Philosophy of Happiness: A Theoretical and Practical Examination by Martin Janello.
Closeup square photo of a setting sun in an ocean reflecting an orange sky.


What Color Is The Sky?


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That is a silly question, some might say. Just look out of the window and you will know! Yes, but the sky might be different where you are. And even if we are in the same location or we look at a similar sky, I would like to know whether we have the same impression.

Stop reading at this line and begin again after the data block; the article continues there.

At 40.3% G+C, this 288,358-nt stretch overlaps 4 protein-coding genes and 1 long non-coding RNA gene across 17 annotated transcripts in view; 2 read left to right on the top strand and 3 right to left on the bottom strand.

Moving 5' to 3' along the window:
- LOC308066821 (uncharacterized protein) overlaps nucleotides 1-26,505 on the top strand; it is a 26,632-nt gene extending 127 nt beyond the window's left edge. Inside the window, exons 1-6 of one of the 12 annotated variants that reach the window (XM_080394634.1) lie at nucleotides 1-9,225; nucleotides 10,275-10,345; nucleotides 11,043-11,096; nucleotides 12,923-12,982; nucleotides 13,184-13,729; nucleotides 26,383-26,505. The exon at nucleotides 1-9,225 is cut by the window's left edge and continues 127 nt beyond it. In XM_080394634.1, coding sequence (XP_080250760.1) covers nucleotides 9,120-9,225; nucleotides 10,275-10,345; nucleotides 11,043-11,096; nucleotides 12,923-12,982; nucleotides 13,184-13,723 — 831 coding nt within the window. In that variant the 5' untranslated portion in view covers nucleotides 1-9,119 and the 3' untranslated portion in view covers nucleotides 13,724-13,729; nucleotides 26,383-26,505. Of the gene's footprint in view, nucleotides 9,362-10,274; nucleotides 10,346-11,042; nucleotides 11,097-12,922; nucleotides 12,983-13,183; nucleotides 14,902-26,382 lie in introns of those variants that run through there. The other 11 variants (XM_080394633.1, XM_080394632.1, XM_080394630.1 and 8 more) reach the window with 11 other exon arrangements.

As you might gather, I am not really talking about the sky. I am more interested in what you and I are perceiving, thinking, and feeling about the same things. It is the basis for us to intelligently communicate and cooperate. The color of the sky is a good example to show the difficulties in knowing that we are conceptualizing objects or events in the same way. So bear with me and let us discuss the color of the sky.